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RUTH.

HE stood breast high amid the corn

SCasped by the gofden Tight of morn,

Like the sweetheart of the sun,
Who many a glowing kiss had won.
On her cheek an autumn flush
Deeply ripen'd;---such a blush
In the midst of brown was born,
Like red poppies grown with corn
Round her eyes her tresses fell-
Which were blackest none could tell ;
But long lashes veiled a light
That had else been all too bright.
And her hat, with shady brim,
Made her tressy forehead dim ;-
Thus she stood amid the stooks,
Praising God with sweetest looks.
Sure, I said, Heaven did not mean
Where I reap thou shouldst but glean ;
Lay thy sheaf adown and come,
Share my harvest and my home.

Hood.

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SUNRISE.
O! here the gentle lark, weary of rest,

From his moist cabinet mounts up on high,
And wakes the morning from whose silver

breast
The sun ariseth in its majesty,
Who doth the world so gloriously behold,
The altar tops and hills seem burnished gold.

Shakspeare.

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I

COME, I come! ye have called me long;

I come o'er the mountains with light and song ;

Ye may trace my step o'er the wakening earth, By the winds which tell of the violet's birth, By the primrose stars on the shadowy grass, By the green leaves opening as I pass.

I have breathed on the south, and the chestnut flowers
By thousands have burst from the forest bowers ;
And the ancient graves and the fallen fanes
Are veiled with wreaths on Italian plains;
But it is not for me, or my hour of bloom
To speak of the ruin or the tomb.

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Come fort to that sunsas,

Away from the dwelings of care-
The waters are sparkling i gruvre and see
Away from the chamber and snizen II
The young leaves are dancing in breeze
Their bright stems thrill to the wild wooc sta
And youth is abroad in my green domains.

Mrs. Henne

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COME, I come! ye have called me long;

I come o'er the mountains with light and song ;

Ye may trace my step o'er the wakening earth, By the winds which tell of the violet's birth, By the primrose stars on the shadowy grass, By the green leaves opening as I pass.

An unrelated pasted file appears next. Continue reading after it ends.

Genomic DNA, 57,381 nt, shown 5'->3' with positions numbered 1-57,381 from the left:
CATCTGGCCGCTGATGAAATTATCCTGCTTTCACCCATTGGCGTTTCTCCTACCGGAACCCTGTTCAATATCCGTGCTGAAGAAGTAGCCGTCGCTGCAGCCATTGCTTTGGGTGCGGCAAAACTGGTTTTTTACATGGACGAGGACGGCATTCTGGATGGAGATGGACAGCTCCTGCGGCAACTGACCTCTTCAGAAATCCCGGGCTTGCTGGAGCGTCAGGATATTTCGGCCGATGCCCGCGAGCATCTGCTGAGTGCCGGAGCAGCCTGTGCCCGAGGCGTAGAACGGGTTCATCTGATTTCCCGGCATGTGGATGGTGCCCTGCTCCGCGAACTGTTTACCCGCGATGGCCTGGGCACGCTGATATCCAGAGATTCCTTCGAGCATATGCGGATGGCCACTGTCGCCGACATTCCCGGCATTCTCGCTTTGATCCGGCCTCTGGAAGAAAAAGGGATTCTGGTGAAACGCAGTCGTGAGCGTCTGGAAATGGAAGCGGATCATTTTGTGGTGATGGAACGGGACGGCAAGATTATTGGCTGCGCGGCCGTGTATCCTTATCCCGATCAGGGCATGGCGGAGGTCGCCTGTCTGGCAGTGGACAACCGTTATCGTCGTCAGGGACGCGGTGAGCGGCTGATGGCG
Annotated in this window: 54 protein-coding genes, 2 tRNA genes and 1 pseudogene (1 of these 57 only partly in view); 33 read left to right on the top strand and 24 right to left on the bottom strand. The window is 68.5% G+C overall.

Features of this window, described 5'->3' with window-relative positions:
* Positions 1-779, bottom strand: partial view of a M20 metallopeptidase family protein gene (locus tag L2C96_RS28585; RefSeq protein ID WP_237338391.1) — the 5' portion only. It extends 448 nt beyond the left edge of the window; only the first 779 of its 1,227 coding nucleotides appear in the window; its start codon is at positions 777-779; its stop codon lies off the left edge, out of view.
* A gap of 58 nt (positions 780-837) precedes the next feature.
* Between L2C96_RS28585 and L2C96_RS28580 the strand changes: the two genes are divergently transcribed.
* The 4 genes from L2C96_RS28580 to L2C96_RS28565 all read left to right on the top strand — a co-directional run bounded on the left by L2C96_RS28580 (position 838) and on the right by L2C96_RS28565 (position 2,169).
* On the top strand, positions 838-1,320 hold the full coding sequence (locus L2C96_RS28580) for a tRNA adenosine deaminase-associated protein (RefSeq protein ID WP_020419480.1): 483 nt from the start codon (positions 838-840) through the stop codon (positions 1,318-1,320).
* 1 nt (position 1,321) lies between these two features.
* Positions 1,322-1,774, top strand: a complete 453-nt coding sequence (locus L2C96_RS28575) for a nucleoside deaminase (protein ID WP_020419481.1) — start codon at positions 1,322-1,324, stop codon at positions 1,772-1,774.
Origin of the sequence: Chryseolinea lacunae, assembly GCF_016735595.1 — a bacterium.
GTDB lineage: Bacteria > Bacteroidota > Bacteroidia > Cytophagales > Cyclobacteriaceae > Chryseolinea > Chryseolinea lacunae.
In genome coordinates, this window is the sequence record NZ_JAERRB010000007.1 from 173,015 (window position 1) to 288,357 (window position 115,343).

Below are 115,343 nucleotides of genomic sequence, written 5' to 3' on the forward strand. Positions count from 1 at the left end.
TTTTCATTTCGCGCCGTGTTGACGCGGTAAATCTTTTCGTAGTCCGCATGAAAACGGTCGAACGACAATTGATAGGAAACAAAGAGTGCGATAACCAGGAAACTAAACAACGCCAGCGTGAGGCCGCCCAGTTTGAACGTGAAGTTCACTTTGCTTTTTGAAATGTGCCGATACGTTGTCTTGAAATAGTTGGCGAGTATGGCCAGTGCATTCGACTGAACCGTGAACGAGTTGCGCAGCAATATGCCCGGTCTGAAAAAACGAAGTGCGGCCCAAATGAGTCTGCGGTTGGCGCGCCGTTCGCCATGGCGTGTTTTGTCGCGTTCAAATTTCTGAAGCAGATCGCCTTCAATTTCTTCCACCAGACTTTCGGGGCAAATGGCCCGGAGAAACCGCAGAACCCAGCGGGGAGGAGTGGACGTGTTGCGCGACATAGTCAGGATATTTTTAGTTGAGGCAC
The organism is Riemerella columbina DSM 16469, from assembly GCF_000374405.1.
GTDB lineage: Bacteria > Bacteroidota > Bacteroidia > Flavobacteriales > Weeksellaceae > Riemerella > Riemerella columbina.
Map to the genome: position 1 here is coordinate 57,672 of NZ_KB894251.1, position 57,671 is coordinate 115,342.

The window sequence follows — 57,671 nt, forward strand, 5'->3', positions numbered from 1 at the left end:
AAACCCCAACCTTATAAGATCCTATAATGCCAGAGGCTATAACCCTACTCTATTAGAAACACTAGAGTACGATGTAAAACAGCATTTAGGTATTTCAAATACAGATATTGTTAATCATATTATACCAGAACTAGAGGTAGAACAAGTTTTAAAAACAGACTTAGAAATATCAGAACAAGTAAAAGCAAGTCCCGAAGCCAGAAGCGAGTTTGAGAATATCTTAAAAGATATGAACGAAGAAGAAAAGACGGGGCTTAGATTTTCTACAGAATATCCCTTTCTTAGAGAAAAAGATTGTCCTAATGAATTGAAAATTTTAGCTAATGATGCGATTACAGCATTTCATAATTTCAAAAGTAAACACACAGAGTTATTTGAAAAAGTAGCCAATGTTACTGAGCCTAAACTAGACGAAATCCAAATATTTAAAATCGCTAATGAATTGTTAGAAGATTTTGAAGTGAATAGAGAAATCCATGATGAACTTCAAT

I have breathed on the south, and the chestnut flowers
By thousands have burst from the forest bowers ;
And the ancient graves and the fallen fanes
Are veiled with wreaths on Italian plains ;
But it is not for me, or my hour of bloom
To speak of the ruin or the tomb.

I have looked o'er the hills of the stormy north,
And the larch has hung all his tassels forth ;
And the fisher is out on the sunny sea,
And the reindeer bounds o'er the pastures free;
And the pine has a fringe of softer green,
And the moss looks bright where my foot hath been.

I have sent through the wood-paths a glowing sigh,
And called out each voice of the deep blue sky;
From the night bird's lay through the starry time
In the groves of the soft Hesperian clime,
To the swan's wild note by the Iceland lakes,
Where the dark fir branch into verdure breaks.

From the streams and founts I have loosed the chain;
They are sweeping on to the silvery main ;
They are flashing down from the mountain brows,
They are flinging spray o'er the forest boughs ;
They are bursting fresh from their sparry caves,
And the earth resounds with the joy of waves.

Come forth, O ye children of gladness, come!
Where the violets lie may be now your home.
Ye of the rose lip and dew-bright eye,
And the bounding footstep, to meet me fly!
With the lyre, and the wreath, and the joyous lay,
Come forth to the sunshine-I may not stay.

Away from the dwellings of care-worn men,
The waters are sparkling in grove and glen ;
Away from the chamber and sullen hearth,
The young leaves are dancing in breezy mirth.
Their bright stems thrill to the wild wood strains,
And youth is abroad in my green domains.

Mrs. Hemans.

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